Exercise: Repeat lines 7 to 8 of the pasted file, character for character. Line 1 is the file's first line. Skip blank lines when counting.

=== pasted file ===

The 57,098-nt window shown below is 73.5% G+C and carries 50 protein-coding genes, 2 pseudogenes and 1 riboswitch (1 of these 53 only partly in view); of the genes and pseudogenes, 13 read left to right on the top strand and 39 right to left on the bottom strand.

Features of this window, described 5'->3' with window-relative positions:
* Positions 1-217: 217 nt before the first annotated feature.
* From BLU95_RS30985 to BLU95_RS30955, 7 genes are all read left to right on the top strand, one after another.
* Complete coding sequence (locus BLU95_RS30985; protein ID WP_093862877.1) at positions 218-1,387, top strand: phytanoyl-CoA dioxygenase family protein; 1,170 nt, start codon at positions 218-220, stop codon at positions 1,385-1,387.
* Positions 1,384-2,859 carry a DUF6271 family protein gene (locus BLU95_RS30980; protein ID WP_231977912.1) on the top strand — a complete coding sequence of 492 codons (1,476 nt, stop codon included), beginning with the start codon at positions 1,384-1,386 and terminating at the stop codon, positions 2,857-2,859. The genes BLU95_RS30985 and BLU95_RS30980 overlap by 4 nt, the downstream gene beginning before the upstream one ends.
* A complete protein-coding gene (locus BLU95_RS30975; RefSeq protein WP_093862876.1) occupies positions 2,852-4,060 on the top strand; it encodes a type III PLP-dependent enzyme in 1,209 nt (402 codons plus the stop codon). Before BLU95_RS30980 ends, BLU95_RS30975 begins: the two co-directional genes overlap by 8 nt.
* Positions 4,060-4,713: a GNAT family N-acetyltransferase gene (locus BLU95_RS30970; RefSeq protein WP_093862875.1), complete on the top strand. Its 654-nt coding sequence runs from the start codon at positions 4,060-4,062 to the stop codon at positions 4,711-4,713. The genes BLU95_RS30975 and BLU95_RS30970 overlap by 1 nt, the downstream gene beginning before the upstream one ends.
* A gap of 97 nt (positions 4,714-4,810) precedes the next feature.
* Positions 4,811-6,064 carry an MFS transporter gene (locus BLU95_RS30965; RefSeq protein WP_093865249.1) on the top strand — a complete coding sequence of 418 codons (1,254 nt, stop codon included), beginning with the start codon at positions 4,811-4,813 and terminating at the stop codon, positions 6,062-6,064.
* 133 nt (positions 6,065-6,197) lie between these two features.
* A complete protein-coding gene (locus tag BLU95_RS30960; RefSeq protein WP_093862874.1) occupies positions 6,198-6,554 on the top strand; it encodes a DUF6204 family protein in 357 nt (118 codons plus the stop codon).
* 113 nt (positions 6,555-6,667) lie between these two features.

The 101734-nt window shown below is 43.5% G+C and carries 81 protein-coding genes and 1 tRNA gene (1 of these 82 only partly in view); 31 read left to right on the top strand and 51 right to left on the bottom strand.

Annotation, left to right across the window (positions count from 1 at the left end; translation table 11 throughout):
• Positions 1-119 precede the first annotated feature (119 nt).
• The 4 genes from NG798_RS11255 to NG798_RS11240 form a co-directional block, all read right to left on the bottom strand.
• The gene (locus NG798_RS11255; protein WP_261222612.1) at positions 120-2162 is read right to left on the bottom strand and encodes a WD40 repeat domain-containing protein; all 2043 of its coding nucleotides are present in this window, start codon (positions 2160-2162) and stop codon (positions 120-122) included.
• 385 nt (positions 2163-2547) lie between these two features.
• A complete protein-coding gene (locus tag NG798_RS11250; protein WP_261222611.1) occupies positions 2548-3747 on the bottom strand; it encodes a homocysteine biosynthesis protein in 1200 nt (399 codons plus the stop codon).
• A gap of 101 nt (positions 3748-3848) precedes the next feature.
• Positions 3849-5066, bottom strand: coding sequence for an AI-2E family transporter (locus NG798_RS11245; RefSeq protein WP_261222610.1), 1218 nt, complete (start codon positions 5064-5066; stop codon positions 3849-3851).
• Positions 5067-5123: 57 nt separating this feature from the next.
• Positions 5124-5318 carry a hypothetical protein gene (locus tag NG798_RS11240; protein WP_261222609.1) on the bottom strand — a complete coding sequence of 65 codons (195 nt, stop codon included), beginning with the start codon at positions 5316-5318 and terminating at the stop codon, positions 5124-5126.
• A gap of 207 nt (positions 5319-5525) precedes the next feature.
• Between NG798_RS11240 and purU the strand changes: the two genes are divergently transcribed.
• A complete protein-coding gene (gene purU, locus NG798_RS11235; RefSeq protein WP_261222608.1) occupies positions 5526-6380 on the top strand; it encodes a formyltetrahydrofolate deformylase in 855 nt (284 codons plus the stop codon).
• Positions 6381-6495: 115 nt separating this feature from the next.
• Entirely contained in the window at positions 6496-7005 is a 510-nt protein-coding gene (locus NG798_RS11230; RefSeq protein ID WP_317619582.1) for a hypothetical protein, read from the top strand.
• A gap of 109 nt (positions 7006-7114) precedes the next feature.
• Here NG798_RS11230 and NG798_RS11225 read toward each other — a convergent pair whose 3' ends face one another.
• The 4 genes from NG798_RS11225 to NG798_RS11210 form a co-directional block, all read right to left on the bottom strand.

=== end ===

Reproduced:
* A complete protein-coding gene (locus BLU95_RS30975; RefSeq protein WP_093862876.1) occupies positions 2,852-4,060 on the top strand; it encodes a type III PLP-dependent enzyme in 1,209 nt (402 codons plus the stop codon). Before BLU95_RS30980 ends, BLU95_RS30975 begins: the two co-directional genes overlap by 8 nt.
* Positions 4,060-4,713: a GNAT family N-acetyltransferase gene (locus BLU95_RS30970; RefSeq protein WP_093862875.1), complete on the top strand. Its 654-nt coding sequence runs from the start codon at positions 4,060-4,062 to the stop codon at positions 4,711-4,713. The genes BLU95_RS30975 and BLU95_RS30970 overlap by 1 nt, the downstream gene beginning before the upstream one ends.